Apparent Power

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apparent power

[ə′pa·rənt ′pau̇·ər]
The product of the root-mean-square voltage and the root-mean-square current delivered in an alternating-current circuit, no account being taken of the phase difference between voltage and current.
McGraw-Hill Dictionary of Scientific & Technical Terms, 6E, Copyright © 2003 by The McGraw-Hill Companies, Inc.
The following article is from The Great Soviet Encyclopedia (1979). It might be outdated or ideologically biased.

Apparent Power


a quantity that is equal to the product of the effective values of the periodic electric current I in a circuit and of the voltage U across the terminals of the circuit: S = UI. For a sinusoidal current (in complex form), = U̇İ, where is the complex effective value of the voltage and İ is the conjugate of the complex effective value of the current. S͂ = P + jQ, where P is the active power and Q is the reactive power; for inductive loads, Q > 0, and for capacitive loads, Q< 0. Apparent power is measured in volt-amperes.

The Great Soviet Encyclopedia, 3rd Edition (1970-1979). © 2010 The Gale Group, Inc. All rights reserved.
References in periodicals archive ?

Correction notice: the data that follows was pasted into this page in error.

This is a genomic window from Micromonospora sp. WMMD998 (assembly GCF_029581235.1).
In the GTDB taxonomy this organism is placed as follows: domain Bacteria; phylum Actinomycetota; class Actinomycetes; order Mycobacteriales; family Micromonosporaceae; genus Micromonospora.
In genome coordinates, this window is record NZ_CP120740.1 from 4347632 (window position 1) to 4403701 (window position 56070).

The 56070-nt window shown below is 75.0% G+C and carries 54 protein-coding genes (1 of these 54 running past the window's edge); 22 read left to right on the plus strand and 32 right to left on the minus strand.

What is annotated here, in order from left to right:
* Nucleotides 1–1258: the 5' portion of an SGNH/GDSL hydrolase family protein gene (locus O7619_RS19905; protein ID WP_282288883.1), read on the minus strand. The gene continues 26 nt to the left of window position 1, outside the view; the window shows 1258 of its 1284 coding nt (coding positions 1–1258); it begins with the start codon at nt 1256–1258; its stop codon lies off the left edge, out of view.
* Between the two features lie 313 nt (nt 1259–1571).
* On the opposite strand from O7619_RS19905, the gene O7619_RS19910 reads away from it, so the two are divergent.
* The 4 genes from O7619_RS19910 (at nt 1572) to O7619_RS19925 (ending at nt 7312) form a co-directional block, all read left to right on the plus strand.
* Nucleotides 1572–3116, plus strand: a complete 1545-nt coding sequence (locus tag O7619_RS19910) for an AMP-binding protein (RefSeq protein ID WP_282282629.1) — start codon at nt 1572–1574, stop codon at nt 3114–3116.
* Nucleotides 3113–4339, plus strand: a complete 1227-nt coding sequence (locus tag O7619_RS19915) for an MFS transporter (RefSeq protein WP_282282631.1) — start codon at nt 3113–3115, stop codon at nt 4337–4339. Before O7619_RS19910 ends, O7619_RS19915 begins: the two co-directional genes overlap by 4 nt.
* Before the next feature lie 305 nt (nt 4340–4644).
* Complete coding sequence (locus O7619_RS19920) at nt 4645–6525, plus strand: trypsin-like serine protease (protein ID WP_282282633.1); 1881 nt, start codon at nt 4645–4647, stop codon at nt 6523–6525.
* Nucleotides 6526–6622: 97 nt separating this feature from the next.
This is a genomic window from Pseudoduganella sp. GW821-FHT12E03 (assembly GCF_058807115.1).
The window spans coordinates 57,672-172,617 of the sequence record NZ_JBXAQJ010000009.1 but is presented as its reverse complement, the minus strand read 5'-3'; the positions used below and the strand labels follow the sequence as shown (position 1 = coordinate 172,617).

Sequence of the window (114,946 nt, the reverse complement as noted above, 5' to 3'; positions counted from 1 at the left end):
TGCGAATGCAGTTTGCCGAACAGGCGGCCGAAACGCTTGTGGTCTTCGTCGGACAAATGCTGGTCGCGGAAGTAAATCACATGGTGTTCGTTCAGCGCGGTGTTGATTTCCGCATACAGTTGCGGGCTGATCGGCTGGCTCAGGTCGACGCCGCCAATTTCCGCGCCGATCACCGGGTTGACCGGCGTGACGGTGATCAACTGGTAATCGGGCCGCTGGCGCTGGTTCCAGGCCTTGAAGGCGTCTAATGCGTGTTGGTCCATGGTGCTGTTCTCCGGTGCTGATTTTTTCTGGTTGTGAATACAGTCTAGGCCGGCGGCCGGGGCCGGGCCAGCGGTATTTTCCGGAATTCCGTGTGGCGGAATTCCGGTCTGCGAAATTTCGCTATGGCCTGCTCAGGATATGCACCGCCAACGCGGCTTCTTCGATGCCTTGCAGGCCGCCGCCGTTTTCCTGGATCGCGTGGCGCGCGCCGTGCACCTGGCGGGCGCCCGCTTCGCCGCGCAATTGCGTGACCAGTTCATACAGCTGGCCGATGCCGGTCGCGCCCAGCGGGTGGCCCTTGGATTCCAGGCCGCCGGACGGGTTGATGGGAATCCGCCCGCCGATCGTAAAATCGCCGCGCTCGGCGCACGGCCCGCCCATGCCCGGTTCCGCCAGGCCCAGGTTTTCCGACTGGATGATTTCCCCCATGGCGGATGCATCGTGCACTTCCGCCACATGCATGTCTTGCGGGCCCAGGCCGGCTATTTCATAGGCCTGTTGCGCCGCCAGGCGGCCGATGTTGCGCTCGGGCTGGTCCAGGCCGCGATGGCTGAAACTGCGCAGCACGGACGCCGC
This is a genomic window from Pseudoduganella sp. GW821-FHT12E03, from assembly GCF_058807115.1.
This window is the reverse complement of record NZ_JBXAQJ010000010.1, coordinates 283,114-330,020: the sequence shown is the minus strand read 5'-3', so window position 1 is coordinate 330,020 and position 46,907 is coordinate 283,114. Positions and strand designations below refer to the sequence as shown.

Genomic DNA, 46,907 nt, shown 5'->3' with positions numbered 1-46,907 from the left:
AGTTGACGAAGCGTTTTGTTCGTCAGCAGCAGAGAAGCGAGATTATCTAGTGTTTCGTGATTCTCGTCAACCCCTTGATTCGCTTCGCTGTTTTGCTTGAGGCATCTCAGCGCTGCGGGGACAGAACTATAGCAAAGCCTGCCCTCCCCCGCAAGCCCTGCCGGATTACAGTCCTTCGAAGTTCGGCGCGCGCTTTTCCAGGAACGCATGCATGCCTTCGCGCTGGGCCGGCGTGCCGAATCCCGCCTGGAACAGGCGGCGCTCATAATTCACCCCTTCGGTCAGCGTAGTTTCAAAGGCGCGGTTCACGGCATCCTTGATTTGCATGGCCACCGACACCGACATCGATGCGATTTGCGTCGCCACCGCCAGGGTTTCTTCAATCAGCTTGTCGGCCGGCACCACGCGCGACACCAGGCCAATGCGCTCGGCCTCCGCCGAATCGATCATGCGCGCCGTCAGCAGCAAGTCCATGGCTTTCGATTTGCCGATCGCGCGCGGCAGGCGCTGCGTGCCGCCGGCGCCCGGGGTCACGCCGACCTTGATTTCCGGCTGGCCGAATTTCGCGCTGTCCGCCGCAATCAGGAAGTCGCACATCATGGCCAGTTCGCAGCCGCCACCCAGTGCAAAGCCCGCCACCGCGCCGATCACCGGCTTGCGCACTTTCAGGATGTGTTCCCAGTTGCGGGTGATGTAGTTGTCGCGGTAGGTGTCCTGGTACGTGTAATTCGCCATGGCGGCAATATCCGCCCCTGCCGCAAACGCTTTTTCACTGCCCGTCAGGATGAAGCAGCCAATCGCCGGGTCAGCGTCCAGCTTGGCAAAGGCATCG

Recently, the applications in which AC power supplies are used have changed.
Edwards Lifesciences is recalling EV1000A, EV1000NI, EV1000CS EV100 Clinical Platforms due to the potential for fluids to leak into the AC power outlet on both the EV1000A and the EV1000NI clinical platforms, the FDA reported.
Conventionally, medium voltage AC power distribution units are widely used in heavy machinery and mining industries but due to increasing loads on data centers, many data centers operators are adopting medium voltage AC power distribution units to meet their industry-size demands.
DC power from the modules is converted to AC power at the inverter.
The first two primarily introduce personnel safety hazards while the third significantly contributes to AC interference by continuously coupling AC power to an adjacent pipeline through the presence of an alternating magnetic field associated with operation of the high-voltage AC (HVAC) system.
The recalled item was specifically the AC power cord marked "LS-15" which was distributed with Hewlett-Packard and Compaq notebook and mini notebook computers, as well as with AC adapter-powered accessories such as docking stations.
Because of this, doubly-fed induction generators can be directly connected to the AC power network and remain synchronized at all times with the AC power network.
Scientists at the University of Minnesota have developed a reactor that uses a simple high-frequency AC power supply to generate high-intensity electric fields in liquid food, which will then inactivate microorganisms.